For serving 2 (main dishes) or 3-4 (primi) you need:
- 6 handful of risotto rice *) I took Riso Vialone Nano by "Antica Riseria FERRON", 37063 Isola della Scala (VR - Verona), Italy
- 2 tbsp butter
- 3 shallots, finely diced
- 2 dashes of prosecco or dry white wine
- saffron - how much you can hold between two fingers, dissolved in a small cup of hot stock
- approx. 750 ml good quality chicken stock (preferably home made)
- 4 handful of grated parmesan
- optionally: approx. 100 g Italian salame, finely diced; or: the crumbled and fried meat of an Italian salsiccia (soft type of sausage which usually is used to be cooked for the traditional "Bollito misto" - mixed meat pot)
- In one pot bring to the boil the chicken stock, reduce the heat but make sure that the stock keeps boiling (it's essential that the risotto does not cool down whenever you add some stock).
- Take another (not too small) pot. Melt 1 tbsp butter in it and add the shallots. Cook until the shallots are softened.
- Add the rice. Stir and make sure that every rice grain is coated by butter.
- Now pour in the prosecco/white wine to deglaze. Continue stirring at medium heat until the liquid has been absorbed.
- Pour in a ladle full of piping hot stock. Continue stirring until the liquid has been absorbed and in the very moment the rice starts getting dry immeditately add the next ladle full of stock and so on. The risotto should steadily be bubbling gently.
- After 10 minutes add the saffron which you have dissolved in a small cup of hot stock. Within seconds the risotto turns brightly yellow.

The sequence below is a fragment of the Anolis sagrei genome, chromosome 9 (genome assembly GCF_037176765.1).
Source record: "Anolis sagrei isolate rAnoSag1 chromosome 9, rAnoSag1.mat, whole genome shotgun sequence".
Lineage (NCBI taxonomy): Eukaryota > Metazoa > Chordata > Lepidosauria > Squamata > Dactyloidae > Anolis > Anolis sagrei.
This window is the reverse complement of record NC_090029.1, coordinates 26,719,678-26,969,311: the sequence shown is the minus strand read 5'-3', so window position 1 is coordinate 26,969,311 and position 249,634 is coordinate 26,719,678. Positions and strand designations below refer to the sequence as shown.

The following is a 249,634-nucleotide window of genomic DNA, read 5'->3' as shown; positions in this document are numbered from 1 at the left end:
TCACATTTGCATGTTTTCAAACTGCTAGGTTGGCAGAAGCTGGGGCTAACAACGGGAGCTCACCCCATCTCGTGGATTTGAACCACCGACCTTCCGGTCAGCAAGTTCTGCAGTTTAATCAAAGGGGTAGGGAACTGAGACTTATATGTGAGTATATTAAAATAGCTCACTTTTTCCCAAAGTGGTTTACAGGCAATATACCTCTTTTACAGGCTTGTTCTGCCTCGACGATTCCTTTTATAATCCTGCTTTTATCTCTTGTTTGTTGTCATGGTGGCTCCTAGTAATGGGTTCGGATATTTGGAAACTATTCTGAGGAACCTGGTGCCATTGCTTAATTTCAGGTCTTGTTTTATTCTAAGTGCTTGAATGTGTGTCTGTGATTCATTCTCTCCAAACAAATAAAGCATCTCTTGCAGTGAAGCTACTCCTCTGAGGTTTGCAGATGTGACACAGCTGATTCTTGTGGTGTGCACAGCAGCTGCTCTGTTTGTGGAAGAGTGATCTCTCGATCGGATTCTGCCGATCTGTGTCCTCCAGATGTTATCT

- At the end of the cooking process (15 - 20 minutes after the rice started to cook) the risotto should have a creamy texture - but still be "al dente". It should never be overcooked and also not too dry - rather like a very thick soup (it still thickens after cooking). The Italians want to have it "all'onda" (which means wave-like), so when you pour the risotto into a deep dish there should occur a wave...
- Turn off the heat, add the parmesan cheese and the remaining 1 tbsp butter and continue stirring thoroughly for another two minutes. This is to evenly disperse the rice starch which has dropped to the bottom of the pot. Optionally add the finely diced (fried) sausage (see note). At this point it might also be necessary to add a little more stock to attain the desired texture (see no. 7)
- I know that this is definitely not state of the art, but what I do at this point is to cover the pot with a lid and leave to rest the risotto for 5 minutes. Now serve immediately.
Note:The saffron-infused Risotto milanese is the one and only risotto which is served as a side dish (accompanying the famous Osso Buco); but with the sausage you can perfectly eat it as a primo - or even main dish. Not necessarily you need to top it with a tiny leaf of gold, as they are said to do in Milano....
Buon appetito !
P.S: Writer's update on Jan. 24th: I am glad that the box arrived safely and according to her kind post dated yesterday MEG in Paris (Too many Chefs) seems to enjoy the goodies....